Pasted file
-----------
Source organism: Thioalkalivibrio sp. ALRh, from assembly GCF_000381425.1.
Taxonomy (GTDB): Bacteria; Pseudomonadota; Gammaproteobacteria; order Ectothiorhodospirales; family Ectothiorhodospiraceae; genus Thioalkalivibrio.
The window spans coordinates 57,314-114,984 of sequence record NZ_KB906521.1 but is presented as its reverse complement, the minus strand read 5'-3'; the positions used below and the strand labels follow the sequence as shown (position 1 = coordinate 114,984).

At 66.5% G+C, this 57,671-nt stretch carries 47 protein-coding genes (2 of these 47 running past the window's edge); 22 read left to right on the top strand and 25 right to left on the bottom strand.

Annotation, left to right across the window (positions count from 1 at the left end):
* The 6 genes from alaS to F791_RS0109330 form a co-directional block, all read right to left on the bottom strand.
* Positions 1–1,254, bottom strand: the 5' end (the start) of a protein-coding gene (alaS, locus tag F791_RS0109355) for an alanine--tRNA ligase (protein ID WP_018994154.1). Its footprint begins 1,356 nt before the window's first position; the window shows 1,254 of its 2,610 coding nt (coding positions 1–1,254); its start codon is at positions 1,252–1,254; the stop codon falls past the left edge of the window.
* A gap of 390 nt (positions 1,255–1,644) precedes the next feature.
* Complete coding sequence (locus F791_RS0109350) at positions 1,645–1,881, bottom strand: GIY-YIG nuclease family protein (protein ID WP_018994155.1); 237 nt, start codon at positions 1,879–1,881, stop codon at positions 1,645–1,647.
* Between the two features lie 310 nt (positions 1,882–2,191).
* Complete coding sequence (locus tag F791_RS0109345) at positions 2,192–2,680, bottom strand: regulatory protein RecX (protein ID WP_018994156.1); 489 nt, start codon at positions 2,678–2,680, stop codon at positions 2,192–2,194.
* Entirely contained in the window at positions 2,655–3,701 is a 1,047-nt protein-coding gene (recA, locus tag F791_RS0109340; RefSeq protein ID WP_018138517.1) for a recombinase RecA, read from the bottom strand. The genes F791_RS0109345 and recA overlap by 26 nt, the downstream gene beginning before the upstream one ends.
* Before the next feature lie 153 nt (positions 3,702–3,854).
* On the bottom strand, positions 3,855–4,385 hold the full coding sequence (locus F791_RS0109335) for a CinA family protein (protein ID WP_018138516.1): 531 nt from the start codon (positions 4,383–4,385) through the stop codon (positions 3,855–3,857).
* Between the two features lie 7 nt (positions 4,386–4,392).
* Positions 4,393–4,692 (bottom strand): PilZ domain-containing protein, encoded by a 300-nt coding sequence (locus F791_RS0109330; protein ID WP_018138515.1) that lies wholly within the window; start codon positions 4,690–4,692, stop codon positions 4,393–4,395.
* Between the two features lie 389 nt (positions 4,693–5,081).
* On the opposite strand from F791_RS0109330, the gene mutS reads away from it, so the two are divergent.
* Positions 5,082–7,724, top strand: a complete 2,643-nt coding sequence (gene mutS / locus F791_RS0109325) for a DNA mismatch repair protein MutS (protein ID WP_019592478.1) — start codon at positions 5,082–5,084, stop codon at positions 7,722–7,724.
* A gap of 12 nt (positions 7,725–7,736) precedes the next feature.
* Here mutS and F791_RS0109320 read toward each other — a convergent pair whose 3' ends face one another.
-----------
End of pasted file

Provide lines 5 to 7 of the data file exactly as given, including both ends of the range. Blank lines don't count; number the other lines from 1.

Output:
Annotation, left to right across the window (positions count from 1 at the left end):
* The 6 genes from alaS to F791_RS0109330 form a co-directional block, all read right to left on the bottom strand.
* Positions 1–1,254, bottom strand: the 5' end (the start) of a protein-coding gene (alaS, locus tag F791_RS0109355) for an alanine--tRNA ligase (protein ID WP_018994154.1). Its footprint begins 1,356 nt before the window's first position; the window shows 1,254 of its 2,610 coding nt (coding positions 1–1,254); its start codon is at positions 1,252–1,254; the stop codon falls past the left edge of the window.